Words by Sean Moeller, Illustration by Johnnie Cluney, Recording engineered by Mike Gentry
What have you got going on in your life today? Is it anything that can be changed? Is it anything that you'd like to celebrate and linger in? Is it something that you'd like to run away from, avoid until you just don't have to face it any longer? Did you dread the morning sun and the unavoidable issue of having to peel back the covers and get yourself into a presentable manner to go out and face the careless, grouchy, unimpressed public? Did your problems start right there in the bed, with a person that you've grown curious about? What have they become? Have they always been like this? Have you always been like this - so damned tough to please and amuse? Is happy hour the only motivating factor you can think of, even under these bright and warming lights? These are the questions asked by many people, or asked of many people. Perhaps you're one of them. Here's to hoping that's not the case.
It would be better, for the soul, for the shaking hands and the saggy eyelids, if you fell more into the feelings that Jenn Grant gives to her sensitive and engaged characters. The brilliant Canadian singer and songwriter has put out one of the best albums this young year has seen yet. "The Beautiful Wild" is a collection of songs that sound as if they were meant to take us out into favorable corners of the chaos, to places where we're really able to take stock in what we have and perhaps downplay the things that we don't have.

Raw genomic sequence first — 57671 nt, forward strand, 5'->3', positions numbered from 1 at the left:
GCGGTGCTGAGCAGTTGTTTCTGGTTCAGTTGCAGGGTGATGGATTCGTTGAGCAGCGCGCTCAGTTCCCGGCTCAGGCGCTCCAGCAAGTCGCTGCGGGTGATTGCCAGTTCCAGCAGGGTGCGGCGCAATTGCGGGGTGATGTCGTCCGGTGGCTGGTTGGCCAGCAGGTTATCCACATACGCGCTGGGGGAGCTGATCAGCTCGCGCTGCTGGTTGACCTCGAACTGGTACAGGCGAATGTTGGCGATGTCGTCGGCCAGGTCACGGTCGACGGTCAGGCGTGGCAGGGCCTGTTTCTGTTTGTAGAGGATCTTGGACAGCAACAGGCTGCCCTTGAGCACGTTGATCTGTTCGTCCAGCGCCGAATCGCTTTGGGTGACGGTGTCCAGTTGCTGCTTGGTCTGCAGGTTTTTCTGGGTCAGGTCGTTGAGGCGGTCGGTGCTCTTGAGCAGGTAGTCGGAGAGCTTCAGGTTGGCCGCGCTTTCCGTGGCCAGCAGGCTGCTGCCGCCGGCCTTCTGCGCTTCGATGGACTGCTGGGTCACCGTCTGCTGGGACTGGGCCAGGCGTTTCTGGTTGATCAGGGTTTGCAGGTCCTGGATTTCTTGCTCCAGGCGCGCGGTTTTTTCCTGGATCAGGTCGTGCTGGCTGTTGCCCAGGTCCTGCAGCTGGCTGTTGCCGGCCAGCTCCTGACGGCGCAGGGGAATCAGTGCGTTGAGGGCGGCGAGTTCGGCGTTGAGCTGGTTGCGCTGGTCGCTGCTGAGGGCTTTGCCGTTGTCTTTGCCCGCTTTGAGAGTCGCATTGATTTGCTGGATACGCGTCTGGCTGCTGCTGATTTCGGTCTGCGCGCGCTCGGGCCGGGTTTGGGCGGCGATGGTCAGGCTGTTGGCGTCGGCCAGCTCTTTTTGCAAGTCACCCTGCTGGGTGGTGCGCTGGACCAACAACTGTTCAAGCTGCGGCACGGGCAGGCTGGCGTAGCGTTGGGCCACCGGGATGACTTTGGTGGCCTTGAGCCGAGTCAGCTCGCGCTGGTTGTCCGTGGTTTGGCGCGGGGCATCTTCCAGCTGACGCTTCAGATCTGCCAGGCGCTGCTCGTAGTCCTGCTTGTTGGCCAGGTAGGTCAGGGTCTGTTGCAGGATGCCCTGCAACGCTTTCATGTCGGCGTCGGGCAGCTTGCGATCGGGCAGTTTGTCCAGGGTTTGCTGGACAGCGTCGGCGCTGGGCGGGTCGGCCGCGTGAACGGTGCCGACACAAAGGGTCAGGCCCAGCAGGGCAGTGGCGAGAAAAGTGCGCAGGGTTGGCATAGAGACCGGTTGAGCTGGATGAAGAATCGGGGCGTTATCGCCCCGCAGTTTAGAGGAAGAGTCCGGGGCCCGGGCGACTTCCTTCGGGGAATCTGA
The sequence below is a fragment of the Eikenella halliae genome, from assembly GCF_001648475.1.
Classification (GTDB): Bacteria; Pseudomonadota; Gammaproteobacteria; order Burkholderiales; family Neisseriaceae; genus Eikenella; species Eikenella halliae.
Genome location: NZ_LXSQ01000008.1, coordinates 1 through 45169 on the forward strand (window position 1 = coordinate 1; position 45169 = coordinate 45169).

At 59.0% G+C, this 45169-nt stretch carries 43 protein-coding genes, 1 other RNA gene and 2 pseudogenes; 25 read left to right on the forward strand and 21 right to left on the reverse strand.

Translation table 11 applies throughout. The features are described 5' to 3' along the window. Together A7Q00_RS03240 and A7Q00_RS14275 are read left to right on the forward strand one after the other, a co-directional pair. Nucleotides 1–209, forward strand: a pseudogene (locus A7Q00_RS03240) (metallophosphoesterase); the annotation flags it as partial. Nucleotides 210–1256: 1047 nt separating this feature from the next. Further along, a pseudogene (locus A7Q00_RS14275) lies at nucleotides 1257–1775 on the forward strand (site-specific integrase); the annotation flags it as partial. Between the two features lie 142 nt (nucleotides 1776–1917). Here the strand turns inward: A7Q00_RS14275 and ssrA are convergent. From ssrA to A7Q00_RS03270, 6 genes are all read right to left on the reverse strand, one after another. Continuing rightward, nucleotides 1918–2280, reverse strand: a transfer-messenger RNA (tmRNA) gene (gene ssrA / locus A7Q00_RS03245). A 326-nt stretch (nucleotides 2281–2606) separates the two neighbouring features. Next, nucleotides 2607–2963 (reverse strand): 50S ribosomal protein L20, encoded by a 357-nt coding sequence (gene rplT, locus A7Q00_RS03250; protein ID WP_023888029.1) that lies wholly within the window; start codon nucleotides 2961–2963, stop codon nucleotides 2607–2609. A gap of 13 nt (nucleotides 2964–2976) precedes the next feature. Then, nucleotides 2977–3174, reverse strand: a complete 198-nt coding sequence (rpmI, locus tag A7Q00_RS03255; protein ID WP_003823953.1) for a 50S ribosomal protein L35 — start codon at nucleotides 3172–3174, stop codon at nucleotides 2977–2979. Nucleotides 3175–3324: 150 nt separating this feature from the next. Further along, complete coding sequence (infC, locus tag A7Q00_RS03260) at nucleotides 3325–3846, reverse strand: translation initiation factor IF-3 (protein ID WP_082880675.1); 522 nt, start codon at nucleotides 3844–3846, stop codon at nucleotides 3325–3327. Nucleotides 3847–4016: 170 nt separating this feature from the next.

Her characters tend to look on the bright side, even if that bright side is still a touch dimmed and unclear. They're getting by in as graceful of a way as they could ever hope for. They seem to be willingly and happily submitting themselves to that chaos, to the brambles and the barbs. They'll go into them with eyes wide open and they have company. These folks tend to have someone by their side whom they can count on and it's likely what makes all the difference in the world, when those thorns and those claws get into your skin fairly deep and the first drop of blood balls up at the site of the puncture and then trails down the shin or the shoulder.
Grant sings, "I can be sure/The biggest heart is yours/No matter what they say/My baby finds a way/My baby finds a way/My baby finds a way," and you're thinking that it would be nice to be her baby, to be the one that she has so much faith in. You scan your deck of life cards and determine just exactly what you have, if it's anything close to that. If you're lucky, you fold the cards down and realize that you've got enough to make it through these wilds.